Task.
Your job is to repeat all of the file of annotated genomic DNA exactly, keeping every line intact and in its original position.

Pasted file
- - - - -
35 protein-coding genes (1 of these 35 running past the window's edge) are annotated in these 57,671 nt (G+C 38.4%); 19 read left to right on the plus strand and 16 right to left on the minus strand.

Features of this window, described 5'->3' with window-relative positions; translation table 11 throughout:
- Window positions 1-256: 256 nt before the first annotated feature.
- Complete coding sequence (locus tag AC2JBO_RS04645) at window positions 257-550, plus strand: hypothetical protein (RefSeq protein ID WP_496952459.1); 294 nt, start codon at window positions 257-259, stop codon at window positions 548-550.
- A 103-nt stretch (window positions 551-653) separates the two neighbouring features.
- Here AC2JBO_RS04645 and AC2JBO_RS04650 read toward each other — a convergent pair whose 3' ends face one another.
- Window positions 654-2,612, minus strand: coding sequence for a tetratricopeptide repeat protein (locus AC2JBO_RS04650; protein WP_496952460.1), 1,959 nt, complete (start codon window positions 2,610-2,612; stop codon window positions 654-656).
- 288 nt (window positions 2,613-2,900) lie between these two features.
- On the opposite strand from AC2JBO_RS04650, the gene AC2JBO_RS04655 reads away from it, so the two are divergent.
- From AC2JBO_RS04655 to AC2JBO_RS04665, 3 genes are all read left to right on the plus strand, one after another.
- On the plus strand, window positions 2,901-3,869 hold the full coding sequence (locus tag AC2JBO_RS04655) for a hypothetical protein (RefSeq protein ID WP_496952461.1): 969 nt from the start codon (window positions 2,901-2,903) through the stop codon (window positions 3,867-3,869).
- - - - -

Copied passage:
35 protein-coding genes (1 of these 35 running past the window's edge) are annotated in these 57,671 nt (G+C 38.4%); 19 read left to right on the plus strand and 16 right to left on the minus strand.

Features of this window, described 5'->3' with window-relative positions; translation table 11 throughout:
- Window positions 1-256: 256 nt before the first annotated feature.
- Complete coding sequence (locus tag AC2JBO_RS04645) at window positions 257-550, plus strand: hypothetical protein (RefSeq protein ID WP_496952459.1); 294 nt, start codon at window positions 257-259, stop codon at window positions 548-550.
- A 103-nt stretch (window positions 551-653) separates the two neighbouring features.
- Here AC2JBO_RS04645 and AC2JBO_RS04650 read toward each other — a convergent pair whose 3' ends face one another.
- Window positions 654-2,612, minus strand: coding sequence for a tetratricopeptide repeat protein (locus AC2JBO_RS04650; protein WP_496952460.1), 1,959 nt, complete (start codon window positions 2,610-2,612; stop codon window positions 654-656).
- 288 nt (window positions 2,613-2,900) lie between these two features.
- On the opposite strand from AC2JBO_RS04650, the gene AC2JBO_RS04655 reads away from it, so the two are divergent.
- From AC2JBO_RS04655 to AC2JBO_RS04665, 3 genes are all read left to right on the plus strand, one after another.
- On the plus strand, window positions 2,901-3,869 hold the full coding sequence (locus tag AC2JBO_RS04655) for a hypothetical protein (RefSeq protein ID WP_496952461.1): 969 nt from the start codon (window positions 2,901-2,903) through the stop codon (window positions 3,867-3,869).